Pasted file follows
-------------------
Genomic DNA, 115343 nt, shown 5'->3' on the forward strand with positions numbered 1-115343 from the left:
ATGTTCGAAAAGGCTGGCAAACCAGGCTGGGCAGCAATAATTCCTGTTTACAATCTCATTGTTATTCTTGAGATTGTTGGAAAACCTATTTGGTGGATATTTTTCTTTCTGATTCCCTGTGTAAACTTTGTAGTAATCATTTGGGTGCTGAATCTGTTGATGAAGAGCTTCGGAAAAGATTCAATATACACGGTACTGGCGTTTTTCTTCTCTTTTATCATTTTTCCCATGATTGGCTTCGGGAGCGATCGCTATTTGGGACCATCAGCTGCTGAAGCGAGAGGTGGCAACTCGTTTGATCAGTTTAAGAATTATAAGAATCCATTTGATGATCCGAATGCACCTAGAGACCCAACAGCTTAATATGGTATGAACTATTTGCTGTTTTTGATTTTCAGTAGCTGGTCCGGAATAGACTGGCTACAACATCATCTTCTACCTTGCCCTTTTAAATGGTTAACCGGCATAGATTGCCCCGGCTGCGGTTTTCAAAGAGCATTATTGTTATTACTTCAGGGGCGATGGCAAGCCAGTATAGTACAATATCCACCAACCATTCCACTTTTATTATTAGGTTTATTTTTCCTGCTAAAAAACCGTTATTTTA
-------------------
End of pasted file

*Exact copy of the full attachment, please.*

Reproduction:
Genomic DNA, 115343 nt, shown 5'->3' on the forward strand with positions numbered 1-115343 from the left:
ATGTTCGAAAAGGCTGGCAAACCAGGCTGGGCAGCAATAATTCCTGTTTACAATCTCATTGTTATTCTTGAGATTGTTGGAAAACCTATTTGGTGGATATTTTTCTTTCTGATTCCCTGTGTAAACTTTGTAGTAATCATTTGGGTGCTGAATCTGTTGATGAAGAGCTTCGGAAAAGATTCAATATACACGGTACTGGCGTTTTTCTTCTCTTTTATCATTTTTCCCATGATTGGCTTCGGGAGCGATCGCTATTTGGGACCATCAGCTGCTGAAGCGAGAGGTGGCAACTCGTTTGATCAGTTTAAGAATTATAAGAATCCATTTGATGATCCGAATGCACCTAGAGACCCAACAGCTTAATATGGTATGAACTATTTGCTGTTTTTGATTTTCAGTAGCTGGTCCGGAATAGACTGGCTACAACATCATCTTCTACCTTGCCCTTTTAAATGGTTAACCGGCATAGATTGCCCCGGCTGCGGTTTTCAAAGAGCATTATTGTTATTACTTCAGGGGCGATGGCAAGCCAGTATAGTACAATATCCACCAACCATTCCACTTTTATTATTAGGTTTATTTTTCCTGCTAAAAAACCGTTATTTTA